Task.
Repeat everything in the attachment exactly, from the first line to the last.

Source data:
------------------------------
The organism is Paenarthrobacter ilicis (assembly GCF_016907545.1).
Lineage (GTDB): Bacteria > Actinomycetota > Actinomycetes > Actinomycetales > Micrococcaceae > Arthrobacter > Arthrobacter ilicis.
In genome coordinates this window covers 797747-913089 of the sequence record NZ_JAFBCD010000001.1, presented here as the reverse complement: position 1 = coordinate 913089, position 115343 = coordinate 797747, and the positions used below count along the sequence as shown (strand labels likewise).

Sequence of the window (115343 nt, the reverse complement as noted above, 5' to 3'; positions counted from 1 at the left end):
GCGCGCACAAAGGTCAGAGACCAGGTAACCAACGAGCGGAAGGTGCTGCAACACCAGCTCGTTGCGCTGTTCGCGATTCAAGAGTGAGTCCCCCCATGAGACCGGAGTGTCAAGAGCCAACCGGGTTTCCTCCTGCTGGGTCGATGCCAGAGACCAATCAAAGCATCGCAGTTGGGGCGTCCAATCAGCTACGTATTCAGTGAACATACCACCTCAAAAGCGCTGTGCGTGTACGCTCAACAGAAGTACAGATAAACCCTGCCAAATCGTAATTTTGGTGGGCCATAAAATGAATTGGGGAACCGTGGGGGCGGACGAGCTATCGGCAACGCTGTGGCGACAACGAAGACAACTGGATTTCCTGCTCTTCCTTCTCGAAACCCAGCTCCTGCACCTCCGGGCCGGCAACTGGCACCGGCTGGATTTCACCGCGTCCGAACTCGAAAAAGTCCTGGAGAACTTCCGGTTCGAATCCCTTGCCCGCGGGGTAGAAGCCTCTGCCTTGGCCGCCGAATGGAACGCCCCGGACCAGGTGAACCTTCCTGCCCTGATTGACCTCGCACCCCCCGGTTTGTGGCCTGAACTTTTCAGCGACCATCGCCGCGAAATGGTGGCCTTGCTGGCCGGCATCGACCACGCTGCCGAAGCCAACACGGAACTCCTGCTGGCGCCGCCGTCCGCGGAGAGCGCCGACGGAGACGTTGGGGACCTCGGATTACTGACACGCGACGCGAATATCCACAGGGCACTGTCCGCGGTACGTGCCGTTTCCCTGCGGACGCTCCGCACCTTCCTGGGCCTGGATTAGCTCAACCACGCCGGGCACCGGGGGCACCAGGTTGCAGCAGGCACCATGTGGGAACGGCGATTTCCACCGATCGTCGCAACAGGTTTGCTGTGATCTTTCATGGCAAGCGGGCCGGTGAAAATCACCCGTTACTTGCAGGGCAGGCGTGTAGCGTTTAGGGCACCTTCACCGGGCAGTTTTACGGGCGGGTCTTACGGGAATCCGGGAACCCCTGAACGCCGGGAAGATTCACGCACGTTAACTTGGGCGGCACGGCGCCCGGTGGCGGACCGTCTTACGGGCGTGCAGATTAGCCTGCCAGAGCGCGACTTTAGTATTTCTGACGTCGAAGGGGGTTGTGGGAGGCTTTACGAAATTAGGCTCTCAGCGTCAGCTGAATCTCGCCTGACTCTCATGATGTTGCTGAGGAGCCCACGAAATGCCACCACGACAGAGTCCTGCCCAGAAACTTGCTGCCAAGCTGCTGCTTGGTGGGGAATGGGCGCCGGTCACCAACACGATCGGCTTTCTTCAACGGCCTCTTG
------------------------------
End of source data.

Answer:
The organism is Paenarthrobacter ilicis (assembly GCF_016907545.1).
Lineage (GTDB): Bacteria > Actinomycetota > Actinomycetes > Actinomycetales > Micrococcaceae > Arthrobacter > Arthrobacter ilicis.
In genome coordinates this window covers 797747-913089 of the sequence record NZ_JAFBCD010000001.1, presented here as the reverse complement: position 1 = coordinate 913089, position 115343 = coordinate 797747, and the positions used below count along the sequence as shown (strand labels likewise).

Sequence of the window (115343 nt, the reverse complement as noted above, 5' to 3'; positions counted from 1 at the left end):
GCGCGCACAAAGGTCAGAGACCAGGTAACCAACGAGCGGAAGGTGCTGCAACACCAGCTCGTTGCGCTGTTCGCGATTCAAGAGTGAGTCCCCCCATGAGACCGGAGTGTCAAGAGCCAACCGGGTTTCCTCCTGCTGGGTCGATGCCAGAGACCAATCAAAGCATCGCAGTTGGGGCGTCCAATCAGCTACGTATTCAGTGAACATACCACCTCAAAAGCGCTGTGCGTGTACGCTCAACAGAAGTACAGATAAACCCTGCCAAATCGTAATTTTGGTGGGCCATAAAATGAATTGGGGAACCGTGGGGGCGGACGAGCTATCGGCAACGCTGTGGCGACAACGAAGACAACTGGATTTCCTGCTCTTCCTTCTCGAAACCCAGCTCCTGCACCTCCGGGCCGGCAACTGGCACCGGCTGGATTTCACCGCGTCCGAACTCGAAAAAGTCCTGGAGAACTTCCGGTTCGAATCCCTTGCCCGCGGGGTAGAAGCCTCTGCCTTGGCCGCCGAATGGAACGCCCCGGACCAGGTGAACCTTCCTGCCCTGATTGACCTCGCACCCCCCGGTTTGTGGCCTGAACTTTTCAGCGACCATCGCCGCGAAATGGTGGCCTTGCTGGCCGGCATCGACCACGCTGCCGAAGCCAACACGGAACTCCTGCTGGCGCCGCCGTCCGCGGAGAGCGCCGACGGAGACGTTGGGGACCTCGGATTACTGACACGCGACGCGAATATCCACAGGGCACTGTCCGCGGTACGTGCCGTTTCCCTGCGGACGCTCCGCACCTTCCTGGGCCTGGATTAGCTCAACCACGCCGGGCACCGGGGGCACCAGGTTGCAGCAGGCACCATGTGGGAACGGCGATTTCCACCGATCGTCGCAACAGGTTTGCTGTGATCTTTCATGGCAAGCGGGCCGGTGAAAATCACCCGTTACTTGCAGGGCAGGCGTGTAGCGTTTAGGGCACCTTCACCGGGCAGTTTTACGGGCGGGTCTTACGGGAATCCGGGAACCCCTGAACGCCGGGAAGATTCACGCACGTTAACTTGGGCGGCACGGCGCCCGGTGGCGGACCGTCTTACGGGCGTGCAGATTAGCCTGCCAGAGCGCGACTTTAGTATTTCTGACGTCGAAGGGGGTTGTGGGAGGCTTTACGAAATTAGGCTCTCAGCGTCAGCTGAATCTCGCCTGACTCTCATGATGTTGCTGAGGAGCCCACGAAATGCCACCACGACAGAGTCCTGCCCAGAAACTTGCTGCCAAGCTGCTGCTTGGTGGGGAATGGGCGCCGGTCACCAACACGATCGGCTTTCTTCAACGGCCTCTTG